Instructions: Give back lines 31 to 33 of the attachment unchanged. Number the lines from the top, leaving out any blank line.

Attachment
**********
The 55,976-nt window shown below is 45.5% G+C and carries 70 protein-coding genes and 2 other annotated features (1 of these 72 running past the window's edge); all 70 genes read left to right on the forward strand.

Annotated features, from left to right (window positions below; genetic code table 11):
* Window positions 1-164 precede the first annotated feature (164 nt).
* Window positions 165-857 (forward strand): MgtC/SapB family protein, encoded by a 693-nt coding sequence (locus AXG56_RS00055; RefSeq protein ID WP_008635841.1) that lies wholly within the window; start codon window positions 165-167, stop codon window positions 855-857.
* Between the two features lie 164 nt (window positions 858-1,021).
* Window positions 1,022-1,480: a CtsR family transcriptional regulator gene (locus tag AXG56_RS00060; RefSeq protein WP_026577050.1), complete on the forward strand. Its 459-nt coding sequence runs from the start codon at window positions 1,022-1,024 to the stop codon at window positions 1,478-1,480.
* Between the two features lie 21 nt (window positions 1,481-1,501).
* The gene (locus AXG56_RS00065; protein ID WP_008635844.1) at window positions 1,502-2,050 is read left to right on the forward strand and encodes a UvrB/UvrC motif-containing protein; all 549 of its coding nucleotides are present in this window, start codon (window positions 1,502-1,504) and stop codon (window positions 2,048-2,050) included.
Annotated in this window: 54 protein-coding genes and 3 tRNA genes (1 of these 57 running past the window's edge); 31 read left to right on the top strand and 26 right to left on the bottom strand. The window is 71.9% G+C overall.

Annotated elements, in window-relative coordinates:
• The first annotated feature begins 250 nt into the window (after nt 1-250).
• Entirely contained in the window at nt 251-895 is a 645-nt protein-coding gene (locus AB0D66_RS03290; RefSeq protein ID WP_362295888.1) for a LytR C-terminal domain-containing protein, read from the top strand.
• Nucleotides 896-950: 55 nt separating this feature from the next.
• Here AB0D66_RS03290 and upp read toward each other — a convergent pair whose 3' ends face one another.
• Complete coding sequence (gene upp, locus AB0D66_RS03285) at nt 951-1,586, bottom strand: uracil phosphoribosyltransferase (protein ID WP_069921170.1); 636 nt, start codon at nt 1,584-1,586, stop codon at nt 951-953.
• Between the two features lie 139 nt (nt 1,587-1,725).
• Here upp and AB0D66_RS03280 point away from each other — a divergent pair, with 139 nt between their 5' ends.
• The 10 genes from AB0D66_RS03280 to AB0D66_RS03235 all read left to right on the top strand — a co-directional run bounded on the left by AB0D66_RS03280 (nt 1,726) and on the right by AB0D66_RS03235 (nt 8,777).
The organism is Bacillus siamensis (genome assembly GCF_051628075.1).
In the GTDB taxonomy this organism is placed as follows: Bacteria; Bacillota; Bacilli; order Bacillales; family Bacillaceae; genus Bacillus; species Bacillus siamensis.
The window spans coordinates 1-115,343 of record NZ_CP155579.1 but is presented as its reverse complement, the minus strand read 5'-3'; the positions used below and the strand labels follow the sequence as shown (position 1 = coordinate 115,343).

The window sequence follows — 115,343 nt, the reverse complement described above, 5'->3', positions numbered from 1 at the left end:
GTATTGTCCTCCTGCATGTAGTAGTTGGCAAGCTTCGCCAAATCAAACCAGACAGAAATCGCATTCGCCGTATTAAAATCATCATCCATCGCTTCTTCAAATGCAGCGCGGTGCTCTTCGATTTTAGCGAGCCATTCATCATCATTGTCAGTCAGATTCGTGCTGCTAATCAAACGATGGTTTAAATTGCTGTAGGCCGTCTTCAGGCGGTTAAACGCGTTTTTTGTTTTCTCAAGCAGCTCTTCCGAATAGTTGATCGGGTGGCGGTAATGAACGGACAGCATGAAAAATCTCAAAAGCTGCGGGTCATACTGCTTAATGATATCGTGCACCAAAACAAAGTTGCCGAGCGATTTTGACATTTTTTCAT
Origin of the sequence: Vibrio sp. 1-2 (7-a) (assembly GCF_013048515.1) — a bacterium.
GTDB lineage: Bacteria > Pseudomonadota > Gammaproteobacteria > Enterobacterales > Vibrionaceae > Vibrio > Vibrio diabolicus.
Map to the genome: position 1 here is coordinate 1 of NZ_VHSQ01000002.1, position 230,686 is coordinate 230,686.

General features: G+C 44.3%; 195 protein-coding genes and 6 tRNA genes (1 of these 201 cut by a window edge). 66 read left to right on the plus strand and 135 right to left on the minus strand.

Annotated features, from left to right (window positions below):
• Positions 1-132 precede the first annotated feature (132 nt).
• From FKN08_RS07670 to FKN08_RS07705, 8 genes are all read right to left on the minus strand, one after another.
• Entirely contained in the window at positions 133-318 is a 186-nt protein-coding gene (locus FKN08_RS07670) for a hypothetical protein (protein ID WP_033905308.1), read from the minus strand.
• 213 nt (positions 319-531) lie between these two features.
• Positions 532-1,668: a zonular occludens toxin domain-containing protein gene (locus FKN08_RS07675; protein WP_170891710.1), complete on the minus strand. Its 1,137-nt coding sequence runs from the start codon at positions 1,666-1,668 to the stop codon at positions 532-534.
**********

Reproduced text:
• Entirely contained in the window at positions 133-318 is a 186-nt protein-coding gene (locus FKN08_RS07670) for a hypothetical protein (protein ID WP_033905308.1), read from the minus strand.
• 213 nt (positions 319-531) lie between these two features.
• Positions 532-1,668: a zonular occludens toxin domain-containing protein gene (locus FKN08_RS07675; protein WP_170891710.1), complete on the minus strand. Its 1,137-nt coding sequence runs from the start codon at positions 1,666-1,668 to the stop codon at positions 532-534.